N: He looked like John’s older brother…but sort of bigger and fatter! But yeah he’s a really nice bloke and so well spoken. He’s been really helpful these last few months.

AD: I noticed that you have a lot of banter on stage. Do you regard that as an important part of your live act?

J: That kind of varies. I don’t think you can plan that sort of thing. The last gig you saw us at….
N: So many things went wrong we HAD to have banter! (howls of laughter – honestly if you were at the gig you’d understand, believe me)
J: It was a complete comedy cavalcade of wrongdoings, and it got to the stage where it was, like, laughable. I mean, we haven’t got “planned banter” but you have to know when to laugh at yourselves.
N: When we played In The City festival, there wasn’t really ANY banter. It was a very cold atmosphere – a bit regimented.

AD: Like “Go on. Play your songs and then get off”?

J: Kind of, yeah. The thing is, because it was an industry festival, we were looking directly into the eyes of A & R men and it was quite unsettling.
N: It would have been great to win them over with banter, but, you know, we looked great and we sounded great anyway! I think you have to pick the right time and place for things like that too. You know, if people are just standing there straight faced, things can go horribly wrong if you try to pick someone out of the audience and go “Wur wur”.

AD: Go what?

N: Wur wur.
AD: Erm…ok then. Moving swiftly on, you’re certainly one of Leicester’s burgeoning talents….
N: Virgin?

AD: Burgeoning!! Your music seems to possess a quality that belies your humble background, and would perhaps be music of a group with a far greater history to them. I know you have had a certain amount of industry recognition. Can you expand on that, and why do you think you haven’t been picked up before now?

N: That’s a question we try to answer every hour of every day. You start to play mind games after a while.
J: We have had kind of a plan this year, and the plan’s gone well but it’s taken longer then we imagined. The A&R men all seemed to say “Well your songs are great but how do you do this live? That’s what we want to see”. So we spent a few months honing our live show and presenting it in a way that was a little more traditional, as we hadn’t ever played in a 4-piece “drums, bass, guitar, programming” way before that. It used to be all just loops and it had no soul to it really, so we honed the live set and in the meantime we got the London management, who got us heard by many more people. We’re at the stage now where our name as known in the industry as “ones to watch”. The one worry that I have is that, because we’re not strictly on genre, I think the record companies will be thinking “Hmm..well, they’re not this and they’re not that. Where are we going to put them?”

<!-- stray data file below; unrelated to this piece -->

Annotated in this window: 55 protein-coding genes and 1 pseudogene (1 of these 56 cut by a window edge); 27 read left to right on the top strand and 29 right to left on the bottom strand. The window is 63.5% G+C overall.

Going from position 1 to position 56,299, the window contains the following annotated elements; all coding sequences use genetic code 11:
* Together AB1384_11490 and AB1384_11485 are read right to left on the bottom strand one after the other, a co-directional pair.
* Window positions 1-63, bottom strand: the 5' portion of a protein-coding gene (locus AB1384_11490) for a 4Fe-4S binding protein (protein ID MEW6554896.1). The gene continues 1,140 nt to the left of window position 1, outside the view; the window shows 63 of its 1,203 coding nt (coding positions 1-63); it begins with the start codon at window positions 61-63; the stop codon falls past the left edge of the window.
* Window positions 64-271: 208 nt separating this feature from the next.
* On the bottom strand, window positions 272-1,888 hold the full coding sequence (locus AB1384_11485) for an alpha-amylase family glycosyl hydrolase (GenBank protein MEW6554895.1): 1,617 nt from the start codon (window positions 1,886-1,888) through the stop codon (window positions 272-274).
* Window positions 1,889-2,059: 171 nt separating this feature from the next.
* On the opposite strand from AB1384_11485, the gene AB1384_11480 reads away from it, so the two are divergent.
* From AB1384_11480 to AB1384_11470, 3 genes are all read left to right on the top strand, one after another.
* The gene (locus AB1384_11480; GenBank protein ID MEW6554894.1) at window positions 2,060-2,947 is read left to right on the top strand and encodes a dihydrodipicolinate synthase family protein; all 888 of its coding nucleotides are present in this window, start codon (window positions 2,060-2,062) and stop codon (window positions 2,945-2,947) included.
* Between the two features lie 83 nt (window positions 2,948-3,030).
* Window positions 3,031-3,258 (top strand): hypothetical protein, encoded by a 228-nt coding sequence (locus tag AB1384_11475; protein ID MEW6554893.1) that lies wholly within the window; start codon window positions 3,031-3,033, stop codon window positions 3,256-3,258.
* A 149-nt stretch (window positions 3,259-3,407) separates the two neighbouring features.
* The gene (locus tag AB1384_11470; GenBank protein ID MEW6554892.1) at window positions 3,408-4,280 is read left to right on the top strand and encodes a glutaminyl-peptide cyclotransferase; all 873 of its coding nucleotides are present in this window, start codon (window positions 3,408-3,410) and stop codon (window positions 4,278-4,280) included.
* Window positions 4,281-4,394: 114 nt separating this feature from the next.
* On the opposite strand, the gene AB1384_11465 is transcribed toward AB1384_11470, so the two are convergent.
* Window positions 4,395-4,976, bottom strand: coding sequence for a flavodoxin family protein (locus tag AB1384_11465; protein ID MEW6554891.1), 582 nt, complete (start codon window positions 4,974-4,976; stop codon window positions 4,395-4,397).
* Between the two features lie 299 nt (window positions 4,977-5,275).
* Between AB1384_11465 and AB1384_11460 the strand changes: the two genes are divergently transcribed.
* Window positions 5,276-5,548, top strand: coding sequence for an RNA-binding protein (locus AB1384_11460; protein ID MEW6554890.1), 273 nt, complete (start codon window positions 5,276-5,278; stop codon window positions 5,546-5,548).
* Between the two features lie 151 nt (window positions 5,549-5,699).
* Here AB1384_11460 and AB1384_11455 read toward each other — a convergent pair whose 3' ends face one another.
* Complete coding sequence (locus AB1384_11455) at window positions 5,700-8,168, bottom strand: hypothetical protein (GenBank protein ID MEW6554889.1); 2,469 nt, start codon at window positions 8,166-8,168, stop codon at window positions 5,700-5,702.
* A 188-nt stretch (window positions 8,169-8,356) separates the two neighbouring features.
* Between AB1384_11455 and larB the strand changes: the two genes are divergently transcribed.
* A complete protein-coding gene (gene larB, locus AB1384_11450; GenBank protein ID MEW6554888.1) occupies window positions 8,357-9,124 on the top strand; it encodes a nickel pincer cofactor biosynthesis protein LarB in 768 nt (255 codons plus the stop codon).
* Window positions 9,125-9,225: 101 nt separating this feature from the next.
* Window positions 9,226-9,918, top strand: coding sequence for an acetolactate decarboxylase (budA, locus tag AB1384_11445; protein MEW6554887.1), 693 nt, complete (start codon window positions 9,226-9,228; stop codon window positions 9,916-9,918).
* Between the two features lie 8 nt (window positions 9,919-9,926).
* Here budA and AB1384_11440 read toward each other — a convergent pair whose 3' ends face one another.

N: Regarding EMI, it’s important to remember when you’re dealing with record companies, you’re generally dealing with A&R men. And A&R men change – all the time! We experienced that first hand when at EMI the first time, someone took us under their wing, giving us advice and studio time. Then that same week they left and that was it. So for the next few months you’re trying to build with someone else. We’ve had a plan and it does seem like it’s going to be a long hard run, but then we’ve met other bands for whom it seems to have been all too easy.

AD: Do you ever get bitter about that?

N: Yeah of course you do. Especially when you hear how BAD they are! You see, we ARE recognised in the industry as a good band but we’re still waiting for that one maverick A&R person to stick their neck out and put all their faith in us.

AD: They’d be foolish not to. Anyway, I want to get my Smash Hits type question in now…Naim, what’s John’s worst habit?

N: Well he hasn’t done it recently. He’s been very good. (Pause)

AD: What is it then?!!

N: I don’t really want to say….

AD: Go on, you can say it. I know what it is.
N: You know? (pause) No it’s too horrible!
J: It’s pissing on the side of….actually I lift the seat up, but erm…my aim isn’t true!

AD: And John, what’s Naim’s worst habit?

J: Leaving a millilitre of milk in the carton when it’s absolutely useless.

AD: Meaning you end up using it and having to buy the next pint?
J: No. Just the fact that it’s there at all in the first place when it’s pointless!
N: Is that it? That’s not that bad actually!

AD: Finally, what’s next for Dizzy Valise?
J: We’re recording some new songs at Peer Studios, which is a beautiful, beautiful studio. Then the rest of the year we’ll be writing new material and playing a load of local gigs in January.
N: And our next door neighbours have invited us to their super heroes costume party, but we’ve got limited resources.

AD: Can’t you just wear your pants over your trousers?
N: Nah. I think I’ll just go as Zorro!
Whether this is because he wants to remove some articles of some foxy young female’s clothes a la Antonia Banderas, or because he is a fan remains unclear. Whatever, this band are more than equipped to become super heroes in their own right. You never know, in 3 years time, kids across the country may well be going as John and Naim from Dizzy Valise.
PS I really DID try to get that Z to look like a Zorro mark but never mind.

For anyone itching to hear some of the Valise’s new material, they will be releasing the single “Navigator” at the beginning of January (see this month’s reviews). It will be available from all most stores in Leicester including HMV, Virgin, Rockaboom and Ainleys. The four piece will be playing a mixture of old and new stuff at the Barfly in Camden on January 10th. You’d be a fool to miss it.